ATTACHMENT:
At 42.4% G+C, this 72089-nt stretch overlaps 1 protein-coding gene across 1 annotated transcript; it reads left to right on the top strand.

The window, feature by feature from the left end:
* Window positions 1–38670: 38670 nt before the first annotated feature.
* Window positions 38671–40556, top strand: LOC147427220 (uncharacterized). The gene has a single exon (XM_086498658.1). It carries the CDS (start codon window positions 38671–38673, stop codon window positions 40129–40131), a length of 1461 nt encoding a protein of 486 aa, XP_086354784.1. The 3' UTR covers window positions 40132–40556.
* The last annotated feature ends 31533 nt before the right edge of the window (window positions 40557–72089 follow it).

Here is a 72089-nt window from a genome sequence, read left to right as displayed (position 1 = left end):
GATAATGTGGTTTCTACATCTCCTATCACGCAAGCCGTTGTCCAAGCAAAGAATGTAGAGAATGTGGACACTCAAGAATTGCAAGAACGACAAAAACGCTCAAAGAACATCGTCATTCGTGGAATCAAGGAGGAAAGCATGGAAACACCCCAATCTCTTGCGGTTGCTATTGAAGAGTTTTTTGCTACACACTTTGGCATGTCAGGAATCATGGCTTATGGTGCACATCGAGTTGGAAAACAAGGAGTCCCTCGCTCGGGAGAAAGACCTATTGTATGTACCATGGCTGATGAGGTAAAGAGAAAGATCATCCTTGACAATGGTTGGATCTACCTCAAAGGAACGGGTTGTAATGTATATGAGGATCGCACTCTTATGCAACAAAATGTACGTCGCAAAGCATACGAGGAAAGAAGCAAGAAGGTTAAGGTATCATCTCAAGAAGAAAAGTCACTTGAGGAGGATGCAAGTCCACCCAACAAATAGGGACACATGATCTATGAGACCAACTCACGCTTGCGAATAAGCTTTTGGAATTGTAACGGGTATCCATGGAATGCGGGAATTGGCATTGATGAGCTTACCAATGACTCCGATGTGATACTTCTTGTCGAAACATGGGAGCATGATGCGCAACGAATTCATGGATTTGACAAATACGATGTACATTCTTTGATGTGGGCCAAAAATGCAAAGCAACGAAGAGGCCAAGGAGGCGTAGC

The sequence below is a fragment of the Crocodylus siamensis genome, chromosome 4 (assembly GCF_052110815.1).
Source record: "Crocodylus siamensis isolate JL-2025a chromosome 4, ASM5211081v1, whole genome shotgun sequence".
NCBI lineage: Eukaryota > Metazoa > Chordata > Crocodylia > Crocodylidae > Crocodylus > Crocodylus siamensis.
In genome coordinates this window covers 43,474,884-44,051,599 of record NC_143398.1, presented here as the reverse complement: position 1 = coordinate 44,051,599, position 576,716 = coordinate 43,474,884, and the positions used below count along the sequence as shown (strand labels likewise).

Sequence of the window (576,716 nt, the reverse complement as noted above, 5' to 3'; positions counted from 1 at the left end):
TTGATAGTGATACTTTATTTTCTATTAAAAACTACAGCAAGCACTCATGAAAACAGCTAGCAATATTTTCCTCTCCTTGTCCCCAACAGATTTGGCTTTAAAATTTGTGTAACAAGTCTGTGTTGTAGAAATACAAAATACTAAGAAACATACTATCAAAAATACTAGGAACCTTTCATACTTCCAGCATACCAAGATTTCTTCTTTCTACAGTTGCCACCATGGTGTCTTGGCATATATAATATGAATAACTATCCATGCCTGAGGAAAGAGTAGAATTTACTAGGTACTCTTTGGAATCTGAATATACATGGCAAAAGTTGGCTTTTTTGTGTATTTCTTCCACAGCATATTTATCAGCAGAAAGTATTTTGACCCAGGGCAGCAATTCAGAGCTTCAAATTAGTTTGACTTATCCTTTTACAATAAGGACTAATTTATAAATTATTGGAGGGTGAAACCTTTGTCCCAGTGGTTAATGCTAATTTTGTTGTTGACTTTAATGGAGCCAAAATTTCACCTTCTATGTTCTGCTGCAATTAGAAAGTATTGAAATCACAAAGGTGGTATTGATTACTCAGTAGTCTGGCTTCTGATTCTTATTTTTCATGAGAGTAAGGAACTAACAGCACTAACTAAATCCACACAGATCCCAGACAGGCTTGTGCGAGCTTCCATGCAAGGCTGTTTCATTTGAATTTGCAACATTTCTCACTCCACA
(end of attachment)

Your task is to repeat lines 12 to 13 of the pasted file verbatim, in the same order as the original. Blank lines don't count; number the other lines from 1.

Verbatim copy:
Sequence of the window (576,716 nt, the reverse complement as noted above, 5' to 3'; positions counted from 1 at the left end):
TTGATAGTGATACTTTATTTTCTATTAAAAACTACAGCAAGCACTCATGAAAACAGCTAGCAATATTTTCCTCTCCTTGTCCCCAACAGATTTGGCTTTAAAATTTGTGTAACAAGTCTGTGTTGTAGAAATACAAAATACTAAGAAACATACTATCAAAAATACTAGGAACCTTTCATACTTCCAGCATACCAAGATTTCTTCTTTCTACAGTTGCCACCATGGTGTCTTGGCATATATAATATGAATAACTATCCATGCCTGAGGAAAGAGTAGAATTTACTAGGTACTCTTTGGAATCTGAATATACATGGCAAAAGTTGGCTTTTTTGTGTATTTCTTCCACAGCATATTTATCAGCAGAAAGTATTTTGACCCAGGGCAGCAATTCAGAGCTTCAAATTAGTTTGACTTATCCTTTTACAATAAGGACTAATTTATAAATTATTGGAGGGTGAAACCTTTGTCCCAGTGGTTAATGCTAATTTTGTTGTTGACTTTAATGGAGCCAAAATTTCACCTTCTATGTTCTGCTGCAATTAGAAAGTATTGAAATCACAAAGGTGGTATTGATTACTCAGTAGTCTGGCTTCTGATTCTTATTTTTCATGAGAGTAAGGAACTAACAGCACTAACTAAATCCACACAGATCCCAGACAGGCTTGTGCGAGCTTCCATGCAAGGCTGTTTCATTTGAATTTGCAACATTTCTCACTCCACA